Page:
I am a PhD Candidate in Economics at Yale. My fields are Labor Economics (primary field), Economics of Education and Applied Microecononmics. I work primarily with Joe Altonji, Costas Meghir and John Eric Humphries.
I passed my written comprehensive examinations in Microeconomics and Macroeconomics in the summer of 2016. I passed my oral comprehensive examinations in Industrial Organization and Labor Economics (with Distinction) in the summer of 2017.
I am currently working on two separate projects with a top US MBA program and a premier post-secondary institution to improve the efficacy of their placement process for summer internships and full-time jobs. In the fall of 2017, I was awarded a research grant by the Cowles Foundation Structural Microeconomics Program to continue working on these two projects.
A related but separate research agenda with John Eric Humphries explores the role of socio-emotional skills and peer effects in determining labor market outcomes through course selection, academic performance, job search, job offers and job choices. Our studies go beyond establishing correlations and make use of a quasi-experimental setting to establish the causal role of peer personalities in determining both academic performance and labor market outcomes.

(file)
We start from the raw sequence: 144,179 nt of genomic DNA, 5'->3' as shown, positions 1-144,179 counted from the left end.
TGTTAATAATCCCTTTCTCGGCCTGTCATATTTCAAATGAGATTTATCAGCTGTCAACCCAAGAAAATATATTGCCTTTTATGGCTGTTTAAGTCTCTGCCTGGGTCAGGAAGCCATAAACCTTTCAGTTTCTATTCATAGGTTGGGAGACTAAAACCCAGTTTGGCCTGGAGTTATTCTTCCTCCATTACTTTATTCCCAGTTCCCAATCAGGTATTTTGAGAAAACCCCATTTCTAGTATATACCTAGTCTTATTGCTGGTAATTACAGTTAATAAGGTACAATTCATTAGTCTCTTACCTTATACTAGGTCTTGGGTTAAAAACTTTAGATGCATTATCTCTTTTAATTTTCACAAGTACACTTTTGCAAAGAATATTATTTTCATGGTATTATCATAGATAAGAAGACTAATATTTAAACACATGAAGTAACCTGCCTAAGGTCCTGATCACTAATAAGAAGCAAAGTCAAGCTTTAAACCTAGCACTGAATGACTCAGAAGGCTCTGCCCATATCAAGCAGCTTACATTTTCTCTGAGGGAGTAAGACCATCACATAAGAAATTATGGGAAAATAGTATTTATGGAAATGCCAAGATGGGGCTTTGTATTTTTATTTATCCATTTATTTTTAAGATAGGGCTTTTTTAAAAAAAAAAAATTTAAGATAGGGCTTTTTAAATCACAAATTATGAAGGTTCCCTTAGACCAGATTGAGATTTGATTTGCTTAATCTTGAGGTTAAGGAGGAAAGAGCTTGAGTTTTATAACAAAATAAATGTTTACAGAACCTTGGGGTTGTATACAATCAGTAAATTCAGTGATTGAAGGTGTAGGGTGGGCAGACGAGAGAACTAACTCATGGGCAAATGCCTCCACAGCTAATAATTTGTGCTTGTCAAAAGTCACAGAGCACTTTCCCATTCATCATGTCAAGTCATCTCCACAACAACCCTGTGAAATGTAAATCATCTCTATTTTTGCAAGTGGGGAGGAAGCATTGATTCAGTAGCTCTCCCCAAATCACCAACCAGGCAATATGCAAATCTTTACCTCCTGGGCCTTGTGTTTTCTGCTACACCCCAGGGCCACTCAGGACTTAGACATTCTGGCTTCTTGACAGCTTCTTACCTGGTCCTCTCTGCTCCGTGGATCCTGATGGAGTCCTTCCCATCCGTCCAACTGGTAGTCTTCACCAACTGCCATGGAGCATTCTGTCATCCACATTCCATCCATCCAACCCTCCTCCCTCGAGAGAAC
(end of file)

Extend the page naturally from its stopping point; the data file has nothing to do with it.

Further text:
Another research project with Costas Meghir, Jean-Marc Robin and Rafael Dix-Carneiro, explores informality and investment in developing countries. In particular, we study policies which improve wages, allocations and welfare in the presence of a large informal sector. Our model also provides a rationale for why richer countries have smaller informal sectors.
I enjoy teaching and have served as a teaching fellow (TF) for advanced undergraduate and graduate econometrics courses. In the fall of 2018, I was awarded The Raymond Powell Teaching Prize. The Raymond Powell Prize is annually awarded to two graduate students and is based on their performance as teaching assistants in economics courses. Teaching evaluations from students are the most critical factor in determining the winners.
In May 2019, I was awarded the Carl Arvid Anderson Fellowship for my work involving the study of job placement processes for summer internships and full-time jobs. The fellowship, awarded annually to only 4-5 graduate students in the economics program, relieves recipients from teaching duties for a semester and allows them to devote their energies towards dissertation research.